We are living in remarkable times. We can make pictures of places and people we like by pressing a button on our phones; shop from our homes for literally anything from needles to cars; reach hundreds of thousands of people through social and blogging platforms, and consume information on any topic in any volume at any time of the day.
For a person from 30 years ago it might sound very futuristic. For us it’s just how things are. Common sense.
But all that comes at a price. And that price is our privacy.
I am a law-abiding citizen, I have nothing to hide. …
Today is the day. The day that feels so unreal and distant, that you don’t even think about it.
Until you turn 29. Then, on that day, you realize the next year you’ll be 30.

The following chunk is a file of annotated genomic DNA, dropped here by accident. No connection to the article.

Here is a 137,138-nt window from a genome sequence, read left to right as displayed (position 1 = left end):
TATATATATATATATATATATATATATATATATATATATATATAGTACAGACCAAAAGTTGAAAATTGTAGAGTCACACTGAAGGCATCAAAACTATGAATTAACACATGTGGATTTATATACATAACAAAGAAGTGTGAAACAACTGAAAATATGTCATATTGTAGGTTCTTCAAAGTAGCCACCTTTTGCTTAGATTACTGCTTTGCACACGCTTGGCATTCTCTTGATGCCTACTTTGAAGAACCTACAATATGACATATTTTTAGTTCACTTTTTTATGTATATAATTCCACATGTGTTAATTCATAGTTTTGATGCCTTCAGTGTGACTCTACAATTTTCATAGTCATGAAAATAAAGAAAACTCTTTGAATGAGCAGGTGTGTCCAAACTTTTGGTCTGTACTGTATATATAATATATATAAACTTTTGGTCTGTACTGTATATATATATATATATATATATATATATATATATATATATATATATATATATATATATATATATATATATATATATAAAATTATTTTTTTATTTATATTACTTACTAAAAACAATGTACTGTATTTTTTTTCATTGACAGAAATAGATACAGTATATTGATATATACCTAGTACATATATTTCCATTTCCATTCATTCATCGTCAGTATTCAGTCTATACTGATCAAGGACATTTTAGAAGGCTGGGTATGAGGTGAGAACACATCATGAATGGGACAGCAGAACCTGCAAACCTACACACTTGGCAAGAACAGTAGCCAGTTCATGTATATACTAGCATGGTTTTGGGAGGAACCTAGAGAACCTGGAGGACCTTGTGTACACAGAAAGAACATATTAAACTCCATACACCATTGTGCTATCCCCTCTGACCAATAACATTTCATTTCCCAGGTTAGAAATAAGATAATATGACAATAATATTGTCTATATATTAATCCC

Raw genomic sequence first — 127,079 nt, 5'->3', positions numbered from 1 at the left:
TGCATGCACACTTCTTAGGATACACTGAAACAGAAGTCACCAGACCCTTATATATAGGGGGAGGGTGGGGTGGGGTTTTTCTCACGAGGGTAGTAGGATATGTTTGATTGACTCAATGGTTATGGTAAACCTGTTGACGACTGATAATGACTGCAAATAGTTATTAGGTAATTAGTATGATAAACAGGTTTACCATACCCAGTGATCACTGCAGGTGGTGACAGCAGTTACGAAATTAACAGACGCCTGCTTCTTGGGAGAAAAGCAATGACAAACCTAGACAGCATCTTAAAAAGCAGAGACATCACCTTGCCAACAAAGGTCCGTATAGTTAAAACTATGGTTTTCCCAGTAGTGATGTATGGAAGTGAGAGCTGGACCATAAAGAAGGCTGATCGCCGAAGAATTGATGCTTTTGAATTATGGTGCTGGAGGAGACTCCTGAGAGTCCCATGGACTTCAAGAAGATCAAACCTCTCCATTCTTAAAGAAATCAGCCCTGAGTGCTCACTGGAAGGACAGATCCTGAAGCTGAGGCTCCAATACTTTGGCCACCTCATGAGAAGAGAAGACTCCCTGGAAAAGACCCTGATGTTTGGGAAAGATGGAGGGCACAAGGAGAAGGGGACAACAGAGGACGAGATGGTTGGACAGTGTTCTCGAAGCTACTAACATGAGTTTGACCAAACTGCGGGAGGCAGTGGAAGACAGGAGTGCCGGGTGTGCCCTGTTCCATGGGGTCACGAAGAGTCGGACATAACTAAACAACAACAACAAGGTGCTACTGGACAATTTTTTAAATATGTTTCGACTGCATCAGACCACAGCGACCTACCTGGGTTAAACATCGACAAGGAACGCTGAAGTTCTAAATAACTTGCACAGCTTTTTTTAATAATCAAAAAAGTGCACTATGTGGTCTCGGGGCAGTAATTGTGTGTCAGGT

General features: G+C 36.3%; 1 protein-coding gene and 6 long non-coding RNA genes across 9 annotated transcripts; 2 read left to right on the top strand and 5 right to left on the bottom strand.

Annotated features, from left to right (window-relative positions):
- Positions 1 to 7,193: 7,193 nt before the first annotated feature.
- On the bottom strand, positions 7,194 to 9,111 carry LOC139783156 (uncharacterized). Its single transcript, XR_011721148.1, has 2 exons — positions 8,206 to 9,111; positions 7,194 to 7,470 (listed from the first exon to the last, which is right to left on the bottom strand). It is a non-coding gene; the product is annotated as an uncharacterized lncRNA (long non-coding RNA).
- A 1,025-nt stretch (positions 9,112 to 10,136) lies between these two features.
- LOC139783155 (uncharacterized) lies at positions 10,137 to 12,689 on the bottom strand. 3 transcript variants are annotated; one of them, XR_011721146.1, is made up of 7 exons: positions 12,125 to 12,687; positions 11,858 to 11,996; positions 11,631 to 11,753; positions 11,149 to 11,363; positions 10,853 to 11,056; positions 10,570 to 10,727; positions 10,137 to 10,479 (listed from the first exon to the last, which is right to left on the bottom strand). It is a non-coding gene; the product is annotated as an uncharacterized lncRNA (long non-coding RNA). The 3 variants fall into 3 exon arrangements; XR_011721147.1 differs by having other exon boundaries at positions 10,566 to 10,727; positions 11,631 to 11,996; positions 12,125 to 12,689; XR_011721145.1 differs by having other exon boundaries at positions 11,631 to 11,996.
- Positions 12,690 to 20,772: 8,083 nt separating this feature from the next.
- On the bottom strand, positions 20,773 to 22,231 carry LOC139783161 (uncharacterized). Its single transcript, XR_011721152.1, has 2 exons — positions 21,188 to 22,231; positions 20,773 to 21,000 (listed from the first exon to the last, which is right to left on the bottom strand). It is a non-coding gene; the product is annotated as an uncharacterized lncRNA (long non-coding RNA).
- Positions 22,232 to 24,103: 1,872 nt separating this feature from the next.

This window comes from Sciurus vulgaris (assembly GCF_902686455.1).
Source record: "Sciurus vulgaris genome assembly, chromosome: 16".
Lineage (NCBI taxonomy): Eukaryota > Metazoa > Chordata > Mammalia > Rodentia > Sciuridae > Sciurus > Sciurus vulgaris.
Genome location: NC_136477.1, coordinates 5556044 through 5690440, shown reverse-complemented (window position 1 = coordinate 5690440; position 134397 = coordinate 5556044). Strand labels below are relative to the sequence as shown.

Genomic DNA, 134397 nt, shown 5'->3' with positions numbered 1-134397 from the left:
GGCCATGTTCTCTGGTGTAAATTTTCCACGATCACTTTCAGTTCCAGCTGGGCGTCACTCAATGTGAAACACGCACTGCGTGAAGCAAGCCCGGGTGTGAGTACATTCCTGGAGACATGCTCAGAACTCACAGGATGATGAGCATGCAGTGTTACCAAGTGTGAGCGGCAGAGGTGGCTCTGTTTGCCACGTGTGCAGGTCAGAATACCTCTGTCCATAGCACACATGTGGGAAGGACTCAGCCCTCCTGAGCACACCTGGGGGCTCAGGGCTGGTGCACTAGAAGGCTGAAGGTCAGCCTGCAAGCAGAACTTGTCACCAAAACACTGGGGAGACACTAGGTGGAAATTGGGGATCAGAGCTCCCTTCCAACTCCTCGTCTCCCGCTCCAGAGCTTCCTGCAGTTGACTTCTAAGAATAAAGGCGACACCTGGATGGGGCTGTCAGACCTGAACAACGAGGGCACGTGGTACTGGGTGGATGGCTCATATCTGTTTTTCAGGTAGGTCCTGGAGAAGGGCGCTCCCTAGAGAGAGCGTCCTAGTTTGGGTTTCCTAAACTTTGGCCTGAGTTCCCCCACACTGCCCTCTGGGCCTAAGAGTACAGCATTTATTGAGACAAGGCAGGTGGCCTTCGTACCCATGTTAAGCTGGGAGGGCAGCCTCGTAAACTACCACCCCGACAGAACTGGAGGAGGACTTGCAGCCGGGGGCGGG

I should say that it feels better than I expected though. Some people experience the middle age crisis and feel terrible — but I think (and hope) that I have already overcame it earlier.
Anyway, how much time is 30 years? Enough to learn some lessons, make mistakes, go through some challenges and achieve something in life.
While approaching this date, I put together a list of lessons that I have learned throughout these 30 years analyzed in retrospective. What I got is a mix of ideas backed up by science, psychology and personal experience that guide me throughout life. …
Choosing books sometimes is hard. There are so many things that interest us in books, and at the same time there are things that can turn a compelling plot into a waste of time.
At BookVoyager, we experiment with different ways to look at books, one of which is seeing a book through sentiment lenses. And when the book is quite popular, it is especially interesting to analyze it from a new angle.
One of the most popular book is Bible, so we couldn’t bypass it:
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